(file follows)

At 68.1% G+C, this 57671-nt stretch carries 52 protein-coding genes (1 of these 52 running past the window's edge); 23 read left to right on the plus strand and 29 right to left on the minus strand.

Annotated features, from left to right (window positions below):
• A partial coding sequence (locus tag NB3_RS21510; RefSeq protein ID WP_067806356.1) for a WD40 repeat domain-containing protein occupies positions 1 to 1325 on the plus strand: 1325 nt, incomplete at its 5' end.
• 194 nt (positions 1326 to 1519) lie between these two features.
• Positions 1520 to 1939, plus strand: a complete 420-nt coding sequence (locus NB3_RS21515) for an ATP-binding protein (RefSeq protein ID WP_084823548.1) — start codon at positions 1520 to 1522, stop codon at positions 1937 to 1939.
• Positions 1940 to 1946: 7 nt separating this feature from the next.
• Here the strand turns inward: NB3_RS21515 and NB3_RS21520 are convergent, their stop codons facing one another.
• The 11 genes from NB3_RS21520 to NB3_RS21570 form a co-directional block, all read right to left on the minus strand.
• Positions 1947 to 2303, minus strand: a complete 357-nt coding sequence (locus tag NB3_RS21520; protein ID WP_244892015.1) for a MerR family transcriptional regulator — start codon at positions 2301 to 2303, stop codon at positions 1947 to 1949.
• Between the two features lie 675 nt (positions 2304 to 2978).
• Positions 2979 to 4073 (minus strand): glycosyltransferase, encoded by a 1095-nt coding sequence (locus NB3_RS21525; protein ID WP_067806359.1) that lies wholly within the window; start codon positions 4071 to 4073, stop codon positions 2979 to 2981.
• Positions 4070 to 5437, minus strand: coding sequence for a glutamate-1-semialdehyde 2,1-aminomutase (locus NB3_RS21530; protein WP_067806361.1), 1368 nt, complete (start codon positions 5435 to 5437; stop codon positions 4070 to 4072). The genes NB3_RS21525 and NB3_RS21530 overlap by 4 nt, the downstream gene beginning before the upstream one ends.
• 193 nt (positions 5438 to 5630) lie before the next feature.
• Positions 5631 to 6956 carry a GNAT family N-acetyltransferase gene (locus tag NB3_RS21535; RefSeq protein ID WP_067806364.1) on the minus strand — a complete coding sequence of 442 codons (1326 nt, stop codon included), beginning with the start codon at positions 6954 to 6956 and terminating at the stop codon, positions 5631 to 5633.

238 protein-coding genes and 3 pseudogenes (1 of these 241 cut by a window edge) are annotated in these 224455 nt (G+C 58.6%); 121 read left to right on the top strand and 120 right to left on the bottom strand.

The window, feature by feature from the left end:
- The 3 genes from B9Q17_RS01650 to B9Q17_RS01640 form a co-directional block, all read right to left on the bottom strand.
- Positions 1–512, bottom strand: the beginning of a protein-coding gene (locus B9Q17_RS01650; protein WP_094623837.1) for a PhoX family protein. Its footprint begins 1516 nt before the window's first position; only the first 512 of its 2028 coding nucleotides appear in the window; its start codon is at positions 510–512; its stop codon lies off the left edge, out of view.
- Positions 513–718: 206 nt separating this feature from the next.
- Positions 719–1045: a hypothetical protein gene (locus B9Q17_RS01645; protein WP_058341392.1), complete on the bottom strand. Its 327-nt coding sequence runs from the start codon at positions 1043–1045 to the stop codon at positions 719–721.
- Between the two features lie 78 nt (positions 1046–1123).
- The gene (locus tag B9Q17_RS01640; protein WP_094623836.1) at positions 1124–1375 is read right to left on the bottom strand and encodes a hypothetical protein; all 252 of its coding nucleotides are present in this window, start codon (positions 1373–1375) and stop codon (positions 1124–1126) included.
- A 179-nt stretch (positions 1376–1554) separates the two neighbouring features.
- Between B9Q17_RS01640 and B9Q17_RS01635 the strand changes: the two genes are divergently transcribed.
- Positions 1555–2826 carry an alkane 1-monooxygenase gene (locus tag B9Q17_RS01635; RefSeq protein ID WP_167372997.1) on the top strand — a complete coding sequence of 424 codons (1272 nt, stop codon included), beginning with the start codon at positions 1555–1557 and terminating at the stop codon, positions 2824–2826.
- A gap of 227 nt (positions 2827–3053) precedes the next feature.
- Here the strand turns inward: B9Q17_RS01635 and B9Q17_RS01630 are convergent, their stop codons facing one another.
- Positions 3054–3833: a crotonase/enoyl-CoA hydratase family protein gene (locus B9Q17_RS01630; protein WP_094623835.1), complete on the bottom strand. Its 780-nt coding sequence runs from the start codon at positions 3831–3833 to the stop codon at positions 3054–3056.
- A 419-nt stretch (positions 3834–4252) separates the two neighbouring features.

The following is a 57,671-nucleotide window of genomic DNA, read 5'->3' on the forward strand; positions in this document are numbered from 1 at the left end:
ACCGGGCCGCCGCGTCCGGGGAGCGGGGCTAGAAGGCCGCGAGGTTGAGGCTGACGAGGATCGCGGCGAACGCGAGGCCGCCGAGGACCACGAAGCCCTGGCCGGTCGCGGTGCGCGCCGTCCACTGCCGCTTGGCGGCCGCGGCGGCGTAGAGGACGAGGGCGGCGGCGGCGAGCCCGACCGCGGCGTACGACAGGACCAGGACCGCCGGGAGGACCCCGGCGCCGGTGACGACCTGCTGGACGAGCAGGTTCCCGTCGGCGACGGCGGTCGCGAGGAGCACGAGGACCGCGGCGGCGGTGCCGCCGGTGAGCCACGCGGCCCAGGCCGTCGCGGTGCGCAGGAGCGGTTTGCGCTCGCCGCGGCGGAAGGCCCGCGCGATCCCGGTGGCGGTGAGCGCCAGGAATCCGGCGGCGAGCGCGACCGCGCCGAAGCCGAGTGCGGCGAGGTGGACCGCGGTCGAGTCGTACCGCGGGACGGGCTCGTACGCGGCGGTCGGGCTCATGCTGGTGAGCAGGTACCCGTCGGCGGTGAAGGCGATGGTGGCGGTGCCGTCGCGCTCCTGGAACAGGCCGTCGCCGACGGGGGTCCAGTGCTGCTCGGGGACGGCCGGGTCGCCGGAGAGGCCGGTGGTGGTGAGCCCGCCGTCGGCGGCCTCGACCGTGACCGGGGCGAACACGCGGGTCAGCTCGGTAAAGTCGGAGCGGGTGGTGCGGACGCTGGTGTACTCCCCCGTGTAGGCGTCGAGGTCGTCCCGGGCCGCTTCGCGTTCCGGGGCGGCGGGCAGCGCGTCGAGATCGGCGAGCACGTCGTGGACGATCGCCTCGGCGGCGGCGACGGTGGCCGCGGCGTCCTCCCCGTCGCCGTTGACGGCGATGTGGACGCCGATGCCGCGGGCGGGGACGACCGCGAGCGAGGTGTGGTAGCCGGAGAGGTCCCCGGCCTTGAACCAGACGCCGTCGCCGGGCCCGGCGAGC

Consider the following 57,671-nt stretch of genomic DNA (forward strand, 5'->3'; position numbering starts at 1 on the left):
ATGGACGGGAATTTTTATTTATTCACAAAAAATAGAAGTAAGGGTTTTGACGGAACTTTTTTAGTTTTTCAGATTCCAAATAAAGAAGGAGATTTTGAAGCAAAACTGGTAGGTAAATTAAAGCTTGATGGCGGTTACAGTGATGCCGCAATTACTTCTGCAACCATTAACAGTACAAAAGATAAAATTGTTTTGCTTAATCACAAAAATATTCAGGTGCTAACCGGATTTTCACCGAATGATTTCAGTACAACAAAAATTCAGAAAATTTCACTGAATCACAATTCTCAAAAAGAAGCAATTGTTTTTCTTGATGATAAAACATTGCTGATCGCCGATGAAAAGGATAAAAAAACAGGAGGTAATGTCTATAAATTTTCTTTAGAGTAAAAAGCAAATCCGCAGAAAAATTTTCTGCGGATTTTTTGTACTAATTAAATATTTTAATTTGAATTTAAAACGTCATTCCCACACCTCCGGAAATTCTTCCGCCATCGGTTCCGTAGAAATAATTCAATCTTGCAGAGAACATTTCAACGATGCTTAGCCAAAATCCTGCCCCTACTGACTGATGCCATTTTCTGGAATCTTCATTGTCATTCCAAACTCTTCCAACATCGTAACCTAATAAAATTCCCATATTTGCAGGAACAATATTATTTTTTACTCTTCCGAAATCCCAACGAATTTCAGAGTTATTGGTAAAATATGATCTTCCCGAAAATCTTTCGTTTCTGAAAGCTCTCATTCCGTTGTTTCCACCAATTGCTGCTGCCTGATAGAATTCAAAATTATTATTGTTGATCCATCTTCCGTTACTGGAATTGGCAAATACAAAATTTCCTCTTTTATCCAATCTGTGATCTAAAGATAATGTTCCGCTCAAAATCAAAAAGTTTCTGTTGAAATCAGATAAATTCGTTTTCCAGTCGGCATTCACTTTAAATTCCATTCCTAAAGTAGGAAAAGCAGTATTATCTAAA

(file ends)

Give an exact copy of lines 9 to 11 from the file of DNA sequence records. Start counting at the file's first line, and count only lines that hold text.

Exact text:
• Positions 1947 to 2303, minus strand: a complete 357-nt coding sequence (locus tag NB3_RS21520; protein ID WP_244892015.1) for a MerR family transcriptional regulator — start codon at positions 2301 to 2303, stop codon at positions 1947 to 1949.
• Between the two features lie 675 nt (positions 2304 to 2978).
• Positions 2979 to 4073 (minus strand): glycosyltransferase, encoded by a 1095-nt coding sequence (locus NB3_RS21525; protein ID WP_067806359.1) that lies wholly within the window; start codon positions 4071 to 4073, stop codon positions 2979 to 2981.